When the messages D101 (variable node messages vi) over one row of the check matrix are read one by one, and an integrated value obtained by integrating operation results D123 for one row is stored in the register 123, the control signal D106 supplied from the controlling unit 105 is changed from zero to one. For example, in a case where the row weight of the check matrix is “9”, the control signal D106 is “0” for a first to an eighth clock, and is “1” for a ninth clock.

When the control signal D106 is “1”, the selector 124 selects the value stored in the register 123, that is, the nine-bit integrated value D124 (Σφ(|vi|) from i=1 to i=dc) obtained by integrating φ(|vi|) obtained from the messages D101 (variable node messages vi) from all the edges over one row of the check matrix H, and then outputs the value as a value D125 to the register 125 to store the value D125 in the register 125. The register 125 supplies the value D125 stored therein as a nine-bit value D126 to the selector 124 and an arithmetic unit 126. When the control signal D106 is “0”, the selector 124 selects the value D126 supplied from the register 125, and then outputs the value D126 to the register 125 to re-store the value D126 in the register 125. That is, until φ(|vi|) obtained from the messages D101 (variable node messages vi) from all the edges over one row of the check matrix H is integrated, the register 125 supplies previously integrated φ(|vi|) to the selector 124 and the arithmetic unit 126.

Meanwhile, the FIFO memory 127 delays the five-bit operation result D123 (φ(|vi|)) output by the LUT 121 until the new value D126 (Σφ(|vi|) from i=1 to i=dc) is output from the register 125, and then supplies the five-bit operation result D123 (φ(|vi|)) as a five-bit value D127 to the arithmetic unit 126. The arithmetic unit 126 subtracts the value D127 supplied from the FIFO memory 127 from the value D126 supplied from the register 125. The arithmetic unit 126 supplies a result of the subtraction as a five-bit subtraction value D128 to a LUT 128. That is, the arithmetic unit 126 subtracts φ(|vi|) obtained from a message D101 (variable node message vi) from an edge for which a check node message uj is desired to be obtained from the integrated value of φ(|vi|) obtained from the messages D101 (variable node messages vi) from all the edges over one row of the check matrix H. The arithmetic unit 126 supplies the subtraction value (Σφ(|vi|) from i=1 to i=dc−1) as the subtraction value D128 to the LUT 128.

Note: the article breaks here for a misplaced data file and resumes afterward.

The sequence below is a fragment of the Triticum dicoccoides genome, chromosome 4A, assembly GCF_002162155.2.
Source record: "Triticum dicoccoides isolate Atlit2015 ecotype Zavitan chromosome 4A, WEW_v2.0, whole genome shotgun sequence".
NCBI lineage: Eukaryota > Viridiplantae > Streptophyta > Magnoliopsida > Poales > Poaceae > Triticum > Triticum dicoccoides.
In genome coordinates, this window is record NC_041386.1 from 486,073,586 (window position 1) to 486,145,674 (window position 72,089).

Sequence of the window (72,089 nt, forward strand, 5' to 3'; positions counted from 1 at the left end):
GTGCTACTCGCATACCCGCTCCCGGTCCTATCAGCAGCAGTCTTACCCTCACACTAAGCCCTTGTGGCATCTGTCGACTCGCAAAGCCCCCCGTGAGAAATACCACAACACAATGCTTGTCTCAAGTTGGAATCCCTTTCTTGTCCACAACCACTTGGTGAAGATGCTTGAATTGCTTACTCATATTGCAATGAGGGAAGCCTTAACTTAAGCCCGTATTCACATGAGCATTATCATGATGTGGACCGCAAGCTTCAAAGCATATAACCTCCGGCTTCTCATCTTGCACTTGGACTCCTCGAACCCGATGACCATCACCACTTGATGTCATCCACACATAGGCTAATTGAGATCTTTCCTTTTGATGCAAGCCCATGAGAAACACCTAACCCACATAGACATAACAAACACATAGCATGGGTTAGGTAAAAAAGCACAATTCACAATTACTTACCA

Incidentally, since the arithmetic unit 126 subtracts the five-bit value D127 supplied from the FIFO memory 127 from the nine-bit value D126 supplied from the register 125, the result of the subtraction can be nine bits at a maximum, whereas the arithmetic unit 126 outputs the five-bit subtraction value D128. Therefore, when the result of the subtraction of the five-bit value D127 supplied from the FIFO memory 127 from the nine-bit value D126 supplied from the register 125 cannot be represented by five bits, that is, when the result of the subtraction exceeds a maximum value (31 (11111 as a binary number) that can be represented by five bits, the arithmetic unit 126 clips the result of the subtraction to the maximum value that can be represented by five bits, and then outputs the five-bit subtraction value D128.

The LUT 128 outputs a five-bit operation result D129 (φ−1(Σφ(|vi|))) obtained by performing the operation of the inverse function φ−1(Σφ(|vi|)) in Equation (7) in response to the subtraction value D128 (Σφ(|vi|) from i=1 to i=dc−1).

In parallel with the above processing, an EXOR circuit 129 calculates an exclusive OR of a one-bit value D131 stored in a register 130 and the sign bit D121, and thereby multiplies the sign bits together. The EXOR circuit 129 re-stores a one-bit multiplication result D130 in the register 130. Incidentally, when the sign bits D121 of messages D101 (variable node messages vi) from all edges over one row of the check matrix H are multiplied together, the register 130 is reset.

When a multiplication result D130 (Πsign(vi) from i=1 to dc) obtained by multiplying together the sign bits D121 of the messages D101 from all the edges over one row of the check matrix H is stored in the register 130, the control signal D106 supplied from the controlling unit 105 is changed from zero to one.

When the control signal D106 is “1”, the selector 131 selects the value stored in the register 130, that is, the value D131 (Πsign(vi) from i=1 to i=dc) obtained by multiplying together the sign bits D121 of the messages D101 from all the edges over one row of the check matrix H, and then outputs the value D131 as a one-bit value D132 to a register 132 to store the value D132 in the register 132. The register 132 supplies the value D132 stored therein as a one-bit value D133 to the selector 131 and an EXOR circuit 134. When the control signal D106 is “0”, the selector 131 selects the value D133 supplied from the register 132, and then outputs the value D133 to the register 132 to re-store the value D133 in the register 132. That is, until the sign bits D121 of the messages D101 (variable node messages vi) from all the edges over one row of the check matrix H are multiplied together, the register 132 supplies a previously stored value to the selector 131 and the EXOR circuit 134.